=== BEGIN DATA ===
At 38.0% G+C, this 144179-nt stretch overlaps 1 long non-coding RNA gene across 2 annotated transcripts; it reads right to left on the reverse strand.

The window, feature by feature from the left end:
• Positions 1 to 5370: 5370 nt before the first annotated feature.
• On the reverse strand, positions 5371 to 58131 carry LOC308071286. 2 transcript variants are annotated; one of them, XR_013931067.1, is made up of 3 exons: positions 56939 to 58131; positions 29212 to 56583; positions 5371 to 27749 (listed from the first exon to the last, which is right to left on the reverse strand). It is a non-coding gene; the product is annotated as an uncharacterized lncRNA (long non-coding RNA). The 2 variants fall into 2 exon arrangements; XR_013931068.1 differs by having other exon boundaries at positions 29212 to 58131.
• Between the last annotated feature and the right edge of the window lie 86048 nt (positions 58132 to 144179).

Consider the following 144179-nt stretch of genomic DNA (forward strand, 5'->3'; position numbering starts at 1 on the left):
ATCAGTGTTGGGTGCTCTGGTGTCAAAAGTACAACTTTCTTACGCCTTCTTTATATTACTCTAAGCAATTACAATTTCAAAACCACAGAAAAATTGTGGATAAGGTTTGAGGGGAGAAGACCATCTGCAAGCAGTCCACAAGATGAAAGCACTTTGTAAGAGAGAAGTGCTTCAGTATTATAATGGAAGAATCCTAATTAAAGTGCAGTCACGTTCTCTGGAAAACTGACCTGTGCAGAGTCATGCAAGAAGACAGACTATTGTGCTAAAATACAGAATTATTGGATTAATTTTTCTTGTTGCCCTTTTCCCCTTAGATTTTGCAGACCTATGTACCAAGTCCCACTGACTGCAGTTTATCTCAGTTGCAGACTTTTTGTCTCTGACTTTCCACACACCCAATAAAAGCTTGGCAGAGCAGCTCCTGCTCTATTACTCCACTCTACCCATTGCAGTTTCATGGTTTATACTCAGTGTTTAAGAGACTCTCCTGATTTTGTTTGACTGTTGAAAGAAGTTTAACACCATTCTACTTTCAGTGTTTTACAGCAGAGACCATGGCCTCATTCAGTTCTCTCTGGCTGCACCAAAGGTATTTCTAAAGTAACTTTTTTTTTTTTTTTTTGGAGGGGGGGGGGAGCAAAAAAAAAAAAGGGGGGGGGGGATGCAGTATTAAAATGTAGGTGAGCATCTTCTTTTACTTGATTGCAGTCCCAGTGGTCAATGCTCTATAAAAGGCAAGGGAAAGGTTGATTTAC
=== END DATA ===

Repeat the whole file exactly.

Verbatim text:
At 38.0% G+C, this 144179-nt stretch overlaps 1 long non-coding RNA gene across 2 annotated transcripts; it reads right to left on the reverse strand.

The window, feature by feature from the left end:
• Positions 1 to 5370: 5370 nt before the first annotated feature.
• On the reverse strand, positions 5371 to 58131 carry LOC308071286. 2 transcript variants are annotated; one of them, XR_013931067.1, is made up of 3 exons: positions 56939 to 58131; positions 29212 to 56583; positions 5371 to 27749 (listed from the first exon to the last, which is right to left on the reverse strand). It is a non-coding gene; the product is annotated as an uncharacterized lncRNA (long non-coding RNA). The 2 variants fall into 2 exon arrangements; XR_013931068.1 differs by having other exon boundaries at positions 29212 to 58131.
• Between the last annotated feature and the right edge of the window lie 86048 nt (positions 58132 to 144179).

Consider the following 144179-nt stretch of genomic DNA (forward strand, 5'->3'; position numbering starts at 1 on the left):
ATCAGTGTTGGGTGCTCTGGTGTCAAAAGTACAACTTTCTTACGCCTTCTTTATATTACTCTAAGCAATTACAATTTCAAAACCACAGAAAAATTGTGGATAAGGTTTGAGGGGAGAAGACCATCTGCAAGCAGTCCACAAGATGAAAGCACTTTGTAAGAGAGAAGTGCTTCAGTATTATAATGGAAGAATCCTAATTAAAGTGCAGTCACGTTCTCTGGAAAACTGACCTGTGCAGAGTCATGCAAGAAGACAGACTATTGTGCTAAAATACAGAATTATTGGATTAATTTTTCTTGTTGCCCTTTTCCCCTTAGATTTTGCAGACCTATGTACCAAGTCCCACTGACTGCAGTTTATCTCAGTTGCAGACTTTTTGTCTCTGACTTTCCACACACCCAATAAAAGCTTGGCAGAGCAGCTCCTGCTCTATTACTCCACTCTACCCATTGCAGTTTCATGGTTTATACTCAGTGTTTAAGAGACTCTCCTGATTTTGTTTGACTGTTGAAAGAAGTTTAACACCATTCTACTTTCAGTGTTTTACAGCAGAGACCATGGCCTCATTCAGTTCTCTCTGGCTGCACCAAAGGTATTTCTAAAGTAACTTTTTTTTTTTTTTTTTGGAGGGGGGGGGGAGCAAAAAAAAAAAAGGGGGGGGGGGATGCAGTATTAAAATGTAGGTGAGCATCTTCTTTTACTTGATTGCAGTCCCAGTGGTCAATGCTCTATAAAAGGCAAGGGAAAGGTTGATTTAC